I’m no fortune teller, but I’m 99 percent certain that next month we’ll see a huge spike in the number of Internet searches associated with weight loss and dieting. Actually, Google Trends tells me this happens every January. The phenomenon is probably related to those of us hoping to shed the pounds we gained during the holiday season by making a New Year’s resolution to eat healthier and exercise more.
Yet shortly after we ring in 2013, most of us currently yearning for a fresh start will fall off the proverbial bandwagon and resort back to our more indulgent, less active ways. I find that success is usually hindered by vague or extreme resolutions that are too difficult to carry out.
The More Specific Your Goals Are
The More Achievable They Will Be
If you’re looking to create a resolution that’s built to last, try the tips I’ve outlined below:
If you vow you’ll exercise more often, you’re not likely to stick to that plan. Instead, identify the type of exercise you’ll do and how often you’ll do it. How about this one: I will walk for 20 minutes during my lunch break four days per week?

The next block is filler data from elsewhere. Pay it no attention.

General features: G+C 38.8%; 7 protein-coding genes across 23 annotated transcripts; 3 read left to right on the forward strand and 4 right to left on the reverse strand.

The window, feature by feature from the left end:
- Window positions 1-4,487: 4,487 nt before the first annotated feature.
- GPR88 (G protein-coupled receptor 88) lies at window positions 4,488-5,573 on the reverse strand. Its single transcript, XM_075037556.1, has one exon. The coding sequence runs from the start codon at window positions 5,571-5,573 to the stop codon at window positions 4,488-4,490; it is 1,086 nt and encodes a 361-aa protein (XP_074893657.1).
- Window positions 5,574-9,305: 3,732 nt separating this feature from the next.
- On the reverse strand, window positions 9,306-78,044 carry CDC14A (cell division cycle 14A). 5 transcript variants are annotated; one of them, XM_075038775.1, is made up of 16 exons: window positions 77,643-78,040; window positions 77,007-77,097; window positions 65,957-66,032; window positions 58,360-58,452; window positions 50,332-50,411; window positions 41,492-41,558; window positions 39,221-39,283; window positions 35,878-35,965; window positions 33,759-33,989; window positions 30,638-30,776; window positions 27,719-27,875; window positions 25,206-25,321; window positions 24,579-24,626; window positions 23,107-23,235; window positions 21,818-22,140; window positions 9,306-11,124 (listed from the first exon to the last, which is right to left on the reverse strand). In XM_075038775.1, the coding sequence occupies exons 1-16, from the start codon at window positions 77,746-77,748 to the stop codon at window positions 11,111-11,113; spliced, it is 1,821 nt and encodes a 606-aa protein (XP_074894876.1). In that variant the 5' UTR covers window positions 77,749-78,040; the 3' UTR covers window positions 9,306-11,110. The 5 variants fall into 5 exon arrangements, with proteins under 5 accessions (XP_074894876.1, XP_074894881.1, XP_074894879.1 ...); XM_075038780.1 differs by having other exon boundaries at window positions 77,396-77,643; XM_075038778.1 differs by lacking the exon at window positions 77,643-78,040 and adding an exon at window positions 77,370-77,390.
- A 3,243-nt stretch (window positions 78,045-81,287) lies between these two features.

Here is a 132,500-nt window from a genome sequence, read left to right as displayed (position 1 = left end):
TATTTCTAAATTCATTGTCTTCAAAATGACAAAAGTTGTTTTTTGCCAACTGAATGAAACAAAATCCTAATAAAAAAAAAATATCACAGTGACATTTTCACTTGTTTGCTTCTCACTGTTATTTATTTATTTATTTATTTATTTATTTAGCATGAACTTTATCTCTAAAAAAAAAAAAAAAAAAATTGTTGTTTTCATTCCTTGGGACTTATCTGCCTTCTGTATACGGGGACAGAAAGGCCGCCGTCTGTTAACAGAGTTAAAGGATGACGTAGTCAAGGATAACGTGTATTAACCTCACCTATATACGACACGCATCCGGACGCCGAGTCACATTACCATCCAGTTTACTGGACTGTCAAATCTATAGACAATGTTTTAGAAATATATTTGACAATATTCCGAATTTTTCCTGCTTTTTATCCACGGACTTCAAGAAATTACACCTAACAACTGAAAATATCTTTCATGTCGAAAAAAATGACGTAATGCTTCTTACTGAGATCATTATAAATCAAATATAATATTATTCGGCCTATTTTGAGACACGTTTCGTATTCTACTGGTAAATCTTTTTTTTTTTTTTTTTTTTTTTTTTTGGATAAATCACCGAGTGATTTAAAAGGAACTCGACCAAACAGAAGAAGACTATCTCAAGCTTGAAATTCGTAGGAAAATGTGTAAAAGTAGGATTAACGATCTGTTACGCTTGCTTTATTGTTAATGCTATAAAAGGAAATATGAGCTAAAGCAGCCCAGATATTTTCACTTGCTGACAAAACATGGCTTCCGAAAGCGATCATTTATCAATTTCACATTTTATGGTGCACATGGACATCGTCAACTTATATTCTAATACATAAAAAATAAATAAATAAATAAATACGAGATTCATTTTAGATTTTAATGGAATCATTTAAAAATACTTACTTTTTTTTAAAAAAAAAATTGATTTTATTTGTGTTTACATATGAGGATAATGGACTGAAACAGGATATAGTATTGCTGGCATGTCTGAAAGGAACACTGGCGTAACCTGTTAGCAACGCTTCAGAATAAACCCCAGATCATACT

Make it measurable
For example: I will snack on one piece of fresh fruit daily. This technique will let you judge if you’re following through on your commitment.
Set a realistic goal
Instead of saying, I want to lose 50 pounds, aim for one pound per week and take it one step at a time. Losing just 5 to 10 percent of body weight can greatly improve your health. And, this amount can usually be achieved and maintained.
Put it on paper
By writing down your resolution, you turn a mere desire into a concrete goal. You may also want to note why you have this goal, which will help keep you motivated. If you want to lose weight, is it to improve the sleep apnea you’re suffering from? Or is it to be able to keep up with your energetic grandchildren?
Focus on things you can do, rather than things you shouldn’t do. For example, instead of saying, I will not buy breakfast sandwiches on my way to work, pledge to prepare your own breakfast four mornings per week. And if you slip up, go easy on yourself. Refocus by reviewing why you’re committed to your resolution.
Megan Madden, MS, RD, CDN is a Registered Dietitian, health counselor and nutrition educator in private practice who helps her clients with dietary changes and improvements of their health. She contributes regularly to radio and television programs. For more information, please visit http://www.thehealthydiet.com.
The articles written by guest contributors are the sole responsibility of the individual writers in terms of factual accuracy and opinion and do not necessarily reflect the views of the publisher of this blog.